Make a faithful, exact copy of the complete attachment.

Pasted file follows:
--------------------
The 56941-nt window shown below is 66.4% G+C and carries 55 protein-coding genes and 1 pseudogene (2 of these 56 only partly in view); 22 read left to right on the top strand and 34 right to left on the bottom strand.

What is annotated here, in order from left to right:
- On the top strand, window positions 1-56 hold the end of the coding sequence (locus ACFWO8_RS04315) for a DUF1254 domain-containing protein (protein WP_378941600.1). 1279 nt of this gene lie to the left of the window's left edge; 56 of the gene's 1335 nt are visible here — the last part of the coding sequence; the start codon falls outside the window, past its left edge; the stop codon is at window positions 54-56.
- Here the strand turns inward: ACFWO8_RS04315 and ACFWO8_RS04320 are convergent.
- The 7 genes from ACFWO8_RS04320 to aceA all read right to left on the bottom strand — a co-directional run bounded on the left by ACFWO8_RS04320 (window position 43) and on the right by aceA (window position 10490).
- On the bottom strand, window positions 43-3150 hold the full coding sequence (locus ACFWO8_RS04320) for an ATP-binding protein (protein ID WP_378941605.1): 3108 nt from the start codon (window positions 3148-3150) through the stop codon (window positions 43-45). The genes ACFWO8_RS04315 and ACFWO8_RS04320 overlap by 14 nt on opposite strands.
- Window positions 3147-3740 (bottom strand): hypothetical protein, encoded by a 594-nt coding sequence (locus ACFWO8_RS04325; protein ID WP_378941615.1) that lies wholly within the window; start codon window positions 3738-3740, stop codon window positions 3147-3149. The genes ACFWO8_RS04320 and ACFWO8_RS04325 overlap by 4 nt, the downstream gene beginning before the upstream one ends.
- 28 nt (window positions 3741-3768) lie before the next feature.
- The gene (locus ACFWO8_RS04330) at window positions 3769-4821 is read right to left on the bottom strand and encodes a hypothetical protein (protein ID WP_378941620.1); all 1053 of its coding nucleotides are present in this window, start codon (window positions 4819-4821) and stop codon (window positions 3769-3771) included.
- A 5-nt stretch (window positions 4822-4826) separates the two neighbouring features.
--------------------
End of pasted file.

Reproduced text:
The 56941-nt window shown below is 66.4% G+C and carries 55 protein-coding genes and 1 pseudogene (2 of these 56 only partly in view); 22 read left to right on the top strand and 34 right to left on the bottom strand.

What is annotated here, in order from left to right:
- On the top strand, window positions 1-56 hold the end of the coding sequence (locus ACFWO8_RS04315) for a DUF1254 domain-containing protein (protein WP_378941600.1). 1279 nt of this gene lie to the left of the window's left edge; 56 of the gene's 1335 nt are visible here — the last part of the coding sequence; the start codon falls outside the window, past its left edge; the stop codon is at window positions 54-56.
- Here the strand turns inward: ACFWO8_RS04315 and ACFWO8_RS04320 are convergent.
- The 7 genes from ACFWO8_RS04320 to aceA all read right to left on the bottom strand — a co-directional run bounded on the left by ACFWO8_RS04320 (window position 43) and on the right by aceA (window position 10490).
- On the bottom strand, window positions 43-3150 hold the full coding sequence (locus ACFWO8_RS04320) for an ATP-binding protein (protein ID WP_378941605.1): 3108 nt from the start codon (window positions 3148-3150) through the stop codon (window positions 43-45). The genes ACFWO8_RS04315 and ACFWO8_RS04320 overlap by 14 nt on opposite strands.
- Window positions 3147-3740 (bottom strand): hypothetical protein, encoded by a 594-nt coding sequence (locus ACFWO8_RS04325; protein ID WP_378941615.1) that lies wholly within the window; start codon window positions 3738-3740, stop codon window positions 3147-3149. The genes ACFWO8_RS04320 and ACFWO8_RS04325 overlap by 4 nt, the downstream gene beginning before the upstream one ends.
- 28 nt (window positions 3741-3768) lie before the next feature.
- The gene (locus ACFWO8_RS04330) at window positions 3769-4821 is read right to left on the bottom strand and encodes a hypothetical protein (protein ID WP_378941620.1); all 1053 of its coding nucleotides are present in this window, start codon (window positions 4819-4821) and stop codon (window positions 3769-3771) included.
- A 5-nt stretch (window positions 4822-4826) separates the two neighbouring features.